China witnessed a record-high number of COVID-19 cases on Thursday, which forced localized lockdowns with various other measures that are weighing heavily on the outlook for the world’s second-largest economy.
The rise in the number of covid cases is at a record high which is not seen since the increase in the cases in Shanghai earlier this year. Investors are losing hope that China’s strict zero-COVID policy, which, coupled with a decline in the housing market, is hurting the economy, would soon be relaxed.
The restrictions have taken a toll on China’s growingly frustrated residents, as well as production at factories including the world’s biggest iPhone plant, which has been affected by violent clashes between workers and security personnel in a rare show of dissent.
China tightens economic policies
Nomura analysts shared a note, reading, “We believe reopening is still likely to be a prolonged process with high costs.” The firm lowered its estimates for full-year growth from 2.9% to 2.8% and the GDP for the fourth quarter from 2.8% to 2.4% year over year.
China’s leadership has been adamant about its zero-COVID policy, which contains some of the strictest restrictions in the world, calling it necessary for saving lives and preventing the medical system from being overwhelmed.
The cabinet, acknowledging the force on the economy, said, according to state media on Wednesday, China would use timely reductions in bank cash reserves and other monetary policy tools to ensure there is enough liquidity. This suggests that a reduction in the reserve requirement ratio (RRR) may be on the horizon.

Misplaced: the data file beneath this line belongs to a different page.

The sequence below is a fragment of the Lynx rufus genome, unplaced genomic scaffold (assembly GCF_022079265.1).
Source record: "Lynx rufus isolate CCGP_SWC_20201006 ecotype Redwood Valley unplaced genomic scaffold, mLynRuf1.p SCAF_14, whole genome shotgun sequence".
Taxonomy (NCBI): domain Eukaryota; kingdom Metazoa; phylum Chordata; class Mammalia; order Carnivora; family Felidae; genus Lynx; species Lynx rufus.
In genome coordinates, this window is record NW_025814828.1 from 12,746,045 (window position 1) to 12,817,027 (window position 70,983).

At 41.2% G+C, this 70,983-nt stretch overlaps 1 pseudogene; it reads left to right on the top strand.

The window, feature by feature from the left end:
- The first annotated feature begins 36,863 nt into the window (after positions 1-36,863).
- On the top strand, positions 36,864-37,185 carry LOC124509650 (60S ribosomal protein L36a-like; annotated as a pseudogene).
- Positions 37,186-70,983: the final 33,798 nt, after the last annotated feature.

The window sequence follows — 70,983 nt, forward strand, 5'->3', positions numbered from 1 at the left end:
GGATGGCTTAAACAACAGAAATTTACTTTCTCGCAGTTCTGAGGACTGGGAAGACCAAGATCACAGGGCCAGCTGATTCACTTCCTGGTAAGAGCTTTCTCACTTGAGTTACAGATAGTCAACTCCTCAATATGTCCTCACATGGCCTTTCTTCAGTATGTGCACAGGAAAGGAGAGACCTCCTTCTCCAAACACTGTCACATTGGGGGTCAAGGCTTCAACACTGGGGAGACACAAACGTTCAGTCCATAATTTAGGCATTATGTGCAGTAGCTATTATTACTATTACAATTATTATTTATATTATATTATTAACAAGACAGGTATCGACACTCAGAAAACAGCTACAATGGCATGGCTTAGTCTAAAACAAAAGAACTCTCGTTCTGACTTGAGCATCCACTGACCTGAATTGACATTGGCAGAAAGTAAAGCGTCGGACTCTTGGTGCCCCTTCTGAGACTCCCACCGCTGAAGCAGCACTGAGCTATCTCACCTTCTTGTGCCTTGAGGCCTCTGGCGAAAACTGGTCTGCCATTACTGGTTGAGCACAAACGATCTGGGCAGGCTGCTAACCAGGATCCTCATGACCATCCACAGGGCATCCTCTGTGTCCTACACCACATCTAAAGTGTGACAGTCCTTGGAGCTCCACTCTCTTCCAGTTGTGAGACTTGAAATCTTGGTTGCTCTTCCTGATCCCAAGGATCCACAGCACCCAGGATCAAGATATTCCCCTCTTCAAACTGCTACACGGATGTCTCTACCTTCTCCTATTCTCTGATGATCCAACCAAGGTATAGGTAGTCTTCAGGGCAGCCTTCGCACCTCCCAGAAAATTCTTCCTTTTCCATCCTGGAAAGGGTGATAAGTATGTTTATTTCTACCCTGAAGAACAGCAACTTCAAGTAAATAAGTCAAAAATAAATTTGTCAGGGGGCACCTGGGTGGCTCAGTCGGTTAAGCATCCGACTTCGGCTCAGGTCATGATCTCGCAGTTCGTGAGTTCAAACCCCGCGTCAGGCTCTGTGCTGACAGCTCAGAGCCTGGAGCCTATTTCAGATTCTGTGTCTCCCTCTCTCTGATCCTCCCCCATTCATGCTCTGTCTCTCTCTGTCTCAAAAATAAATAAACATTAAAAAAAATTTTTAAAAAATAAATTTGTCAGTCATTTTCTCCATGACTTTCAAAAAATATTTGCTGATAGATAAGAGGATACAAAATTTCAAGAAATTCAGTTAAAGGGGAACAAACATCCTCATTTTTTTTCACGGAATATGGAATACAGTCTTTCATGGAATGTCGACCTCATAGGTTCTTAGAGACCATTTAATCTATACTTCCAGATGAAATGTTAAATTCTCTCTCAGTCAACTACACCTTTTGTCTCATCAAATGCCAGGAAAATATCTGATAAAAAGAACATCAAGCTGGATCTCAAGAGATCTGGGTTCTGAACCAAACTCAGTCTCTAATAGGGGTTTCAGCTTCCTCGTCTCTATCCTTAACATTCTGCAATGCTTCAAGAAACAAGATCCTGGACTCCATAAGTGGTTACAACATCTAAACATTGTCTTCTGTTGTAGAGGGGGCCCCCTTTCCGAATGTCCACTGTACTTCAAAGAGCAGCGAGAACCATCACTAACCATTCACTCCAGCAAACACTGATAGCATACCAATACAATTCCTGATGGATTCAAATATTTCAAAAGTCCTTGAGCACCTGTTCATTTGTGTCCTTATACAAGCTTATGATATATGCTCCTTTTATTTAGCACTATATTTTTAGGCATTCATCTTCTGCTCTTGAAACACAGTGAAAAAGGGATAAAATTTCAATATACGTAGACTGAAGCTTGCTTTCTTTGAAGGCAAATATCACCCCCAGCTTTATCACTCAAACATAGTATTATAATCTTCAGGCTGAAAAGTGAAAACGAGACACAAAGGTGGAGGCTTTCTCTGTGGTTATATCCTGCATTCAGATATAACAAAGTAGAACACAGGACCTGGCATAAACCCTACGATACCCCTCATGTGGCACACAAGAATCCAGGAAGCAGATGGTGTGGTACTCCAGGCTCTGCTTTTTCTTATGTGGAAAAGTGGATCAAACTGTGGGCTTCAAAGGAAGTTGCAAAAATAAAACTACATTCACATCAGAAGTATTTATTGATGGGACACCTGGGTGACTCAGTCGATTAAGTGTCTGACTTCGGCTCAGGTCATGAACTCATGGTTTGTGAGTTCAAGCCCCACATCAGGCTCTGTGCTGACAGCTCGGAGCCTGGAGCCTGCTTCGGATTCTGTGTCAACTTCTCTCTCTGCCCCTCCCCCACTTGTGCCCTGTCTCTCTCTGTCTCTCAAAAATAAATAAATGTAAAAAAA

China recorded 31,444 fresh local COVID cases on Wednesday, surpassing the record set on April 13, when Shanghai was in a city-wide lockdown for the next two months.
China stocks went down on Thursday after concerns over the record-high infections took over the optimism from a fresh economic boost.
China aims to break every chain of infection, making it a global outlier and a global outlier under President Xi Jinping’s trademark programme, even though official infection tallies are low by global standards.
China has now begun going light on some measures like mass testing and quarantine and is trying to avoid serious measures such as lockdowns like the one imposed on Shanghai’s 25 million residents.